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The Jackson County Forestry and Parks Department is pleased to announce the receipt of $24,350 in grant funding to be used for the development of wildlife openings on the Jackson County Forest. Contributing partners include the Rocky Mountain Elk Foundation in the amount of $17,700 and the National Wild Turkey Federation in the amount of $6,650.

Less than one percent of the Jackson County Forest is comprised of “productive” forest openings. Forest openings are critical in providing forage opportunities for wild turkeys, white-tailed deer, ruffed grouse and the newly-established Central Forest elk herd. The openings also provide critical habitat for a host of non-game wildlife species which rely on grassland habitat for their existence.

Jackson County proposes to create approximately 24 acres of new openings on the forest.

Interested in growing some of your own fresh produce? Want to learn more by gardening with others? Tired of the deer eating the fruits of your labor?

The Spaulding Road Community Garden has a limited number of plots for rent. There are ten plots currently available. A community garden open house and informational session will be held on Friday, May 5 from 2-4 p.m. at the Jackson County UW-Extension office.

This will be an opportunity to ask questions about the community garden, make suggestions for the 2017 gardening season, find out what is new at the garden this year and meet the other gardeners!

Beginning and experienced gardeners alike are welcome at the garden. Often gardeners find lots of help and ideas from other gardeners.

Wayne K. Johnson, 62, the owner of Holy Smokes in Black River Falls and Tomah, was charged April 13 with four misdemeanors after selling and manufacturing unstamped cigarettes through his business.

According to the rolling machine readouts seized from Johnson's garage, 863,732 cigarettes were rolled between November 2012 through June 2016, which means he allegedly avoided $108,813 in state excise taxes.

Last year the Wisconsin Alcohol and Tobacco Enforcement Unit was tipped off to the unlicensed sales happening in the shop.

According to the complaint, when undercover officers ordered a large amount of the cigarettes at the store, an employee at Holy Smokes told agents that Johnson was manufacturing cigarettes with two commercial grade rolling machines in his garage and that any large orders would have to be made with him directly.

Young Debbie Proft used to enjoy watching her parents get ready to host herck River Country Bank, which used to be the Bank of Melrose. dad’s company Christmas party in their home.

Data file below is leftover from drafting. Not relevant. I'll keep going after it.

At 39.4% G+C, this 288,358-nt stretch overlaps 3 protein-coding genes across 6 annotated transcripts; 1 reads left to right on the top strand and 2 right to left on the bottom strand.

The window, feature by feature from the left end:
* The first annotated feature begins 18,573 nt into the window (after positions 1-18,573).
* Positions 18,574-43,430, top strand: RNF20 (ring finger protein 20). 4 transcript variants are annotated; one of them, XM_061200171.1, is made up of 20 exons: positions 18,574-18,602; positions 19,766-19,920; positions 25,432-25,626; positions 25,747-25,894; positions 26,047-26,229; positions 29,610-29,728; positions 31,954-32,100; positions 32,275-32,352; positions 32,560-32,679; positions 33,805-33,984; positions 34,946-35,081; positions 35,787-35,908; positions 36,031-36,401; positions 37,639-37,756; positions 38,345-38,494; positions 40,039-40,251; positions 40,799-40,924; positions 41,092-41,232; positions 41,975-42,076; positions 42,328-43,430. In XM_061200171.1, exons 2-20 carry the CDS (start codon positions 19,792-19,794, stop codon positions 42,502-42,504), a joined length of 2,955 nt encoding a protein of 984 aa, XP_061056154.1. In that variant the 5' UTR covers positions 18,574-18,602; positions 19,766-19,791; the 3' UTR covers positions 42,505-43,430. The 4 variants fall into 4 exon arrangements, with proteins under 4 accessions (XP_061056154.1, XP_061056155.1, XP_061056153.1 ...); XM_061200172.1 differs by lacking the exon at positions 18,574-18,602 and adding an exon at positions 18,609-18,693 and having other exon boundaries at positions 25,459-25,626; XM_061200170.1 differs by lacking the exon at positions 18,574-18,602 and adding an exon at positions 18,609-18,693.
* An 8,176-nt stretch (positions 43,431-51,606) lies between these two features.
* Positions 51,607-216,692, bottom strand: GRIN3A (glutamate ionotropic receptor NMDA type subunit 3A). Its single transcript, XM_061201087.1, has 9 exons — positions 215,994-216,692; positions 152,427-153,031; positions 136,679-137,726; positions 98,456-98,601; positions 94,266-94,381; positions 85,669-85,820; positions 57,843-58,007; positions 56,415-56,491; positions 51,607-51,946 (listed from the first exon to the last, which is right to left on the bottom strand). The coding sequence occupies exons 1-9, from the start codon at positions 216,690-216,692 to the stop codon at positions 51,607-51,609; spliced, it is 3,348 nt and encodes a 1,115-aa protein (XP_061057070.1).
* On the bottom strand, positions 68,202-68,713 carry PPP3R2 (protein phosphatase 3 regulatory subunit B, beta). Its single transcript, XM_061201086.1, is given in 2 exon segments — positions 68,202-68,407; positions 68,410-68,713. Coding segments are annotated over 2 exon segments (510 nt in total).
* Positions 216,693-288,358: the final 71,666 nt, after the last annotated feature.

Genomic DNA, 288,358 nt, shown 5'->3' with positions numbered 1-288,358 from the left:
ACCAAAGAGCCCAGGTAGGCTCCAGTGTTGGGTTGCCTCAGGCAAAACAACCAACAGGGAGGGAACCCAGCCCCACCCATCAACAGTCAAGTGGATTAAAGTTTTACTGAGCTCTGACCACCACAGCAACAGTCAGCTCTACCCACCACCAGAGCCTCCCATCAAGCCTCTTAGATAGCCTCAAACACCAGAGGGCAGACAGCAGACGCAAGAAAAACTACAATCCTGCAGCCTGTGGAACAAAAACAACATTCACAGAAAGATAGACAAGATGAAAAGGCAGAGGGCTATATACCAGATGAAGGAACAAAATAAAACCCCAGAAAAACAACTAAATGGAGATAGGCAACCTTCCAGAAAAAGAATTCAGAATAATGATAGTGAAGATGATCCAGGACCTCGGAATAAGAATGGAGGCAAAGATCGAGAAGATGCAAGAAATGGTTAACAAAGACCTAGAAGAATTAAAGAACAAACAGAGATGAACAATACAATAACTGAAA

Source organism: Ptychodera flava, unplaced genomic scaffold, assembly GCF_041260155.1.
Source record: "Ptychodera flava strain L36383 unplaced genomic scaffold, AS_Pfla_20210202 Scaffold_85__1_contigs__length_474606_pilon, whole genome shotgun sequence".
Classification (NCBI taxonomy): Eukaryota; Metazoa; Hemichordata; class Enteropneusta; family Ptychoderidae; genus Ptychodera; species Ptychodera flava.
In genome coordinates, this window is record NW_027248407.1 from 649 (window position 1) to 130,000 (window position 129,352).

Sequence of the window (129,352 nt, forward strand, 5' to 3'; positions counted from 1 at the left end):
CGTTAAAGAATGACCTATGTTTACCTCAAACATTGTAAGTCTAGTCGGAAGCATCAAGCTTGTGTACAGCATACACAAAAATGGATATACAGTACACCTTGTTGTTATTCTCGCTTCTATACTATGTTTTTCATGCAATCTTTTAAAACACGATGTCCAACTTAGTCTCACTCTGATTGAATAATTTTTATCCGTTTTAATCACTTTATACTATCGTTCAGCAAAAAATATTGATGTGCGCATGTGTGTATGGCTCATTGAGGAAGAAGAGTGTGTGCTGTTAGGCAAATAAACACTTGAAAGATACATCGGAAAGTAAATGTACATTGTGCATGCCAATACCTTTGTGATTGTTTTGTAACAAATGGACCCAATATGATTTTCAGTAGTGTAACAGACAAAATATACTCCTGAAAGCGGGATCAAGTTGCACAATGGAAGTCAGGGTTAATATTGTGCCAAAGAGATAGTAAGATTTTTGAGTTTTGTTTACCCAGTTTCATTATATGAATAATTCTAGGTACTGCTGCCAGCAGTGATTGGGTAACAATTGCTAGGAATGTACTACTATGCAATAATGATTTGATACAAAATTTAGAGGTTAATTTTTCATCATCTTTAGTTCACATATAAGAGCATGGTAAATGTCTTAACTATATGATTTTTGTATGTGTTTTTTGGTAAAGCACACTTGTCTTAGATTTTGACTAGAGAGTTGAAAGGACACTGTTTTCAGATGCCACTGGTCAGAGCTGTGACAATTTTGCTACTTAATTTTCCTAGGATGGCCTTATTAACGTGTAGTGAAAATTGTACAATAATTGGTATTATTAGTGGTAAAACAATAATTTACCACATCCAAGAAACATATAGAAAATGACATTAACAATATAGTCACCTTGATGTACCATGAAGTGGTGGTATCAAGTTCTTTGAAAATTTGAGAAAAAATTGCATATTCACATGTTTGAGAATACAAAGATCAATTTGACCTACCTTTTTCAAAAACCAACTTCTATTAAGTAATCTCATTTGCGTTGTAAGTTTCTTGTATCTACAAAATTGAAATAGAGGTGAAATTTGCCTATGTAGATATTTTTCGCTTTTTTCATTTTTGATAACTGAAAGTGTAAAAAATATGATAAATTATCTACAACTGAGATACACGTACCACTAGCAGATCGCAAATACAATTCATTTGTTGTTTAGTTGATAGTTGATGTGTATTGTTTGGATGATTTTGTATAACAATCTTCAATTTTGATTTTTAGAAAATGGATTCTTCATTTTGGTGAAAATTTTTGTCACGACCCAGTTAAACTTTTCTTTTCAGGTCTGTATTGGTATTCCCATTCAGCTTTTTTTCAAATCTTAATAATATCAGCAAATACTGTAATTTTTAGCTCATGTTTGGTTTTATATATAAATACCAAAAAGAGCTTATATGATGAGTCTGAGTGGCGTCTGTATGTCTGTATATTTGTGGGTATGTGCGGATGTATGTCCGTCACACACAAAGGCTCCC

Her dad, Jerry Proft, who started as a cashier and eventually became the CEO of the Bank of Melrose, enjoyed welcoming their bank family of employees and directors into their home.

Mom, Dolores, always enjoyed baking lots of breads, bars and cookies, while Jerry, known for being an excellent candy maker, made the candies for the holidays. Debbie also fondly remembers helping her Dad decorate the lobby at Christmas time when she was a child, “The big white Styrofoam letters that spelled out Merry Christmas and Happy New Year were fun to help put up along with the Christmas tree.

Whether stressed from the loss of a processor or low commodity prices or even just considering transitioning the farm to the next generation, Wisconsin farmers can benefit from helpful information and support.

Since the mid-1980s, thousands of farm families have turned to the Wisconsin Farm Center, which provides an extensive array of services to farmers, often in cooperation with the university, governmental or private sector.

“The Farm Center mission is help farmers with both the challenges and opportunities inherent in farming,” said DATCP Secretary Ben Brancel. “The center’s agricultural economic development consultants help Wisconsin farmers deal with the critical economic, business and social needs of farm families.”

Services include financial and business consultation, farm succession planning, farm ownership transition planning, conflict mediation, production challenges, legal and financial mediation, and other assistance.

A Wisconsin Indian tribe that has threatened to withhold nearly $1 million from the state because of a dispute over another tribe's casino expansion in Shawano County filed a lawsuit Wednesday to block the expansion.

The Stockbridge-Munsee filed the federal lawsuit against the state of Wisconsin, Gov. Scott Walker and the Ho-Chunk Nation, which is expanding its once-limited gambling facility east of Wausau.

The lawsuit seeks several potential remedies to the dispute, including declaring the state in violation of the Stockbridge-Munsee compact because it is not protecting the tribe's interests and rights in not having another tribe develop a class III gambling facility near its only casino.

The tribe also asks a federal judge to order a preliminary injunction blocking the Ho-Chunk Wittenberg casino expansion until the lawsuit is resolved.

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